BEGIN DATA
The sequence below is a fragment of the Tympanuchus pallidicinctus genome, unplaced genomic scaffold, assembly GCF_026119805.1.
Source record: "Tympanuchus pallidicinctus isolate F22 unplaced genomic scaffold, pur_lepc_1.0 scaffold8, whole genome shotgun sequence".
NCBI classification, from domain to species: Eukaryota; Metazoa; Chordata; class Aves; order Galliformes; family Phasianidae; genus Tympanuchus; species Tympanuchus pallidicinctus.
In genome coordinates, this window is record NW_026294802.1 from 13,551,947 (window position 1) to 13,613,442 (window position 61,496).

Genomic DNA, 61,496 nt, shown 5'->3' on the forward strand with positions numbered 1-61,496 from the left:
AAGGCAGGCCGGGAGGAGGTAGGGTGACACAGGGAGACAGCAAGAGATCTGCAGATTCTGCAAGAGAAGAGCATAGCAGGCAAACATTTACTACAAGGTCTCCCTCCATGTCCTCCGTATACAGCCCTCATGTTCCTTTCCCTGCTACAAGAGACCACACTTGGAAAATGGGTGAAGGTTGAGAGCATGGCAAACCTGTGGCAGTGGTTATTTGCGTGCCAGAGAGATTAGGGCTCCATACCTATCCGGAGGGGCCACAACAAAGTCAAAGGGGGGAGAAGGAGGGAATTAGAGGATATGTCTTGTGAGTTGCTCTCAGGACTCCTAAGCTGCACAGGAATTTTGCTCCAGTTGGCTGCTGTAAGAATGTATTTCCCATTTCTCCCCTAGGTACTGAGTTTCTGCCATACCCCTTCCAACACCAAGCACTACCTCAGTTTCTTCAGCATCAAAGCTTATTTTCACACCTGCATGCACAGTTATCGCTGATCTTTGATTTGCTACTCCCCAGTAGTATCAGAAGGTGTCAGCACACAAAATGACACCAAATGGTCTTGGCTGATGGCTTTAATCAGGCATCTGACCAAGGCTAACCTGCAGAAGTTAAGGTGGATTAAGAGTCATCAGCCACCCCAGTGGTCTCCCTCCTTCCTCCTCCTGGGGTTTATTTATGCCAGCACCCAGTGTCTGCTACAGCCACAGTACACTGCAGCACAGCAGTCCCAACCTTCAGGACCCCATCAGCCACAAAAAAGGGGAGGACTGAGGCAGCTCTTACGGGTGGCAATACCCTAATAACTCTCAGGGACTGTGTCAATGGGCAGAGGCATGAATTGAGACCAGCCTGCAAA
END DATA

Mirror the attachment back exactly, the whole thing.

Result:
The sequence below is a fragment of the Tympanuchus pallidicinctus genome, unplaced genomic scaffold, assembly GCF_026119805.1.
Source record: "Tympanuchus pallidicinctus isolate F22 unplaced genomic scaffold, pur_lepc_1.0 scaffold8, whole genome shotgun sequence".
NCBI classification, from domain to species: Eukaryota; Metazoa; Chordata; class Aves; order Galliformes; family Phasianidae; genus Tympanuchus; species Tympanuchus pallidicinctus.
In genome coordinates, this window is record NW_026294802.1 from 13,551,947 (window position 1) to 13,613,442 (window position 61,496).

Genomic DNA, 61,496 nt, shown 5'->3' on the forward strand with positions numbered 1-61,496 from the left:
AAGGCAGGCCGGGAGGAGGTAGGGTGACACAGGGAGACAGCAAGAGATCTGCAGATTCTGCAAGAGAAGAGCATAGCAGGCAAACATTTACTACAAGGTCTCCCTCCATGTCCTCCGTATACAGCCCTCATGTTCCTTTCCCTGCTACAAGAGACCACACTTGGAAAATGGGTGAAGGTTGAGAGCATGGCAAACCTGTGGCAGTGGTTATTTGCGTGCCAGAGAGATTAGGGCTCCATACCTATCCGGAGGGGCCACAACAAAGTCAAAGGGGGGAGAAGGAGGGAATTAGAGGATATGTCTTGTGAGTTGCTCTCAGGACTCCTAAGCTGCACAGGAATTTTGCTCCAGTTGGCTGCTGTAAGAATGTATTTCCCATTTCTCCCCTAGGTACTGAGTTTCTGCCATACCCCTTCCAACACCAAGCACTACCTCAGTTTCTTCAGCATCAAAGCTTATTTTCACACCTGCATGCACAGTTATCGCTGATCTTTGATTTGCTACTCCCCAGTAGTATCAGAAGGTGTCAGCACACAAAATGACACCAAATGGTCTTGGCTGATGGCTTTAATCAGGCATCTGACCAAGGCTAACCTGCAGAAGTTAAGGTGGATTAAGAGTCATCAGCCACCCCAGTGGTCTCCCTCCTTCCTCCTCCTGGGGTTTATTTATGCCAGCACCCAGTGTCTGCTACAGCCACAGTACACTGCAGCACAGCAGTCCCAACCTTCAGGACCCCATCAGCCACAAAAAAGGGGAGGACTGAGGCAGCTCTTACGGGTGGCAATACCCTAATAACTCTCAGGGACTGTGTCAATGGGCAGAGGCATGAATTGAGACCAGCCTGCAAA